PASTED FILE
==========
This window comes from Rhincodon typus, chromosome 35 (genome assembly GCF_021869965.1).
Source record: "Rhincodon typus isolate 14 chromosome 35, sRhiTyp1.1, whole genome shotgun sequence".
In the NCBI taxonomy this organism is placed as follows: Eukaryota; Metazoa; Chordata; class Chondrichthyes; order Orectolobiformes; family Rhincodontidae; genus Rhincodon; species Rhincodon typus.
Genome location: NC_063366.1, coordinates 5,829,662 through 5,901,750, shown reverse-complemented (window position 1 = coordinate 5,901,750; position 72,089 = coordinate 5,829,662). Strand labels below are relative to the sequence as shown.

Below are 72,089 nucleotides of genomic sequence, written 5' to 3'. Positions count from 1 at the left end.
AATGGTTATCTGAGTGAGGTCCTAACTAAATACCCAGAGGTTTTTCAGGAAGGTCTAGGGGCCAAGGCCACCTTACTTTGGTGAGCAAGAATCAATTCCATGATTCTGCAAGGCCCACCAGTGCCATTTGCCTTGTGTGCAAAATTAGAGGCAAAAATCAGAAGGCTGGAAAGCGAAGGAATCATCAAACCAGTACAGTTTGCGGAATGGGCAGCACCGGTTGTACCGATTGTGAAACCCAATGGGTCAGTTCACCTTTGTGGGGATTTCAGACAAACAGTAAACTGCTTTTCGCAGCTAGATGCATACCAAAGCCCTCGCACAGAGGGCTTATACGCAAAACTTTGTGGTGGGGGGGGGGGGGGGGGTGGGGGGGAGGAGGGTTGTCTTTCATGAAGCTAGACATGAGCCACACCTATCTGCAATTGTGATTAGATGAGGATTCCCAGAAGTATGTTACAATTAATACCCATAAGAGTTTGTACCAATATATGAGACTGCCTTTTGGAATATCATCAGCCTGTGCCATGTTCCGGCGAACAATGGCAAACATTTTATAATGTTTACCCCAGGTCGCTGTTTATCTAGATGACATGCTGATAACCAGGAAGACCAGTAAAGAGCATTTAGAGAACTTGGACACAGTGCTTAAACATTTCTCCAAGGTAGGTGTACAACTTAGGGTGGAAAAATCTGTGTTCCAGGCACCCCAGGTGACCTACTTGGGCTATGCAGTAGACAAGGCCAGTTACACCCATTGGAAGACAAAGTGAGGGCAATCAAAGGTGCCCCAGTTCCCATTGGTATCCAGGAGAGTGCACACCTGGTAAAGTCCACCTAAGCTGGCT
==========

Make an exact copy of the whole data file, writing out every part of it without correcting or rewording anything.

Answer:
This window comes from Rhincodon typus, chromosome 35 (genome assembly GCF_021869965.1).
Source record: "Rhincodon typus isolate 14 chromosome 35, sRhiTyp1.1, whole genome shotgun sequence".
In the NCBI taxonomy this organism is placed as follows: Eukaryota; Metazoa; Chordata; class Chondrichthyes; order Orectolobiformes; family Rhincodontidae; genus Rhincodon; species Rhincodon typus.
Genome location: NC_063366.1, coordinates 5,829,662 through 5,901,750, shown reverse-complemented (window position 1 = coordinate 5,901,750; position 72,089 = coordinate 5,829,662). Strand labels below are relative to the sequence as shown.

Below are 72,089 nucleotides of genomic sequence, written 5' to 3'. Positions count from 1 at the left end.
AATGGTTATCTGAGTGAGGTCCTAACTAAATACCCAGAGGTTTTTCAGGAAGGTCTAGGGGCCAAGGCCACCTTACTTTGGTGAGCAAGAATCAATTCCATGATTCTGCAAGGCCCACCAGTGCCATTTGCCTTGTGTGCAAAATTAGAGGCAAAAATCAGAAGGCTGGAAAGCGAAGGAATCATCAAACCAGTACAGTTTGCGGAATGGGCAGCACCGGTTGTACCGATTGTGAAACCCAATGGGTCAGTTCACCTTTGTGGGGATTTCAGACAAACAGTAAACTGCTTTTCGCAGCTAGATGCATACCAAAGCCCTCGCACAGAGGGCTTATACGCAAAACTTTGTGGTGGGGGGGGGGGGGGGGGTGGGGGGGAGGAGGGTTGTCTTTCATGAAGCTAGACATGAGCCACACCTATCTGCAATTGTGATTAGATGAGGATTCCCAGAAGTATGTTACAATTAATACCCATAAGAGTTTGTACCAATATATGAGACTGCCTTTTGGAATATCATCAGCCTGTGCCATGTTCCGGCGAACAATGGCAAACATTTTATAATGTTTACCCCAGGTCGCTGTTTATCTAGATGACATGCTGATAACCAGGAAGACCAGTAAAGAGCATTTAGAGAACTTGGACACAGTGCTTAAACATTTCTCCAAGGTAGGTGTACAACTTAGGGTGGAAAAATCTGTGTTCCAGGCACCCCAGGTGACCTACTTGGGCTATGCAGTAGACAAGGCCAGTTACACCCATTGGAAGACAAAGTGAGGGCAATCAAAGGTGCCCCAGTTCCCATTGGTATCCAGGAGAGTGCACACCTGGTAAAGTCCACCTAAGCTGGCT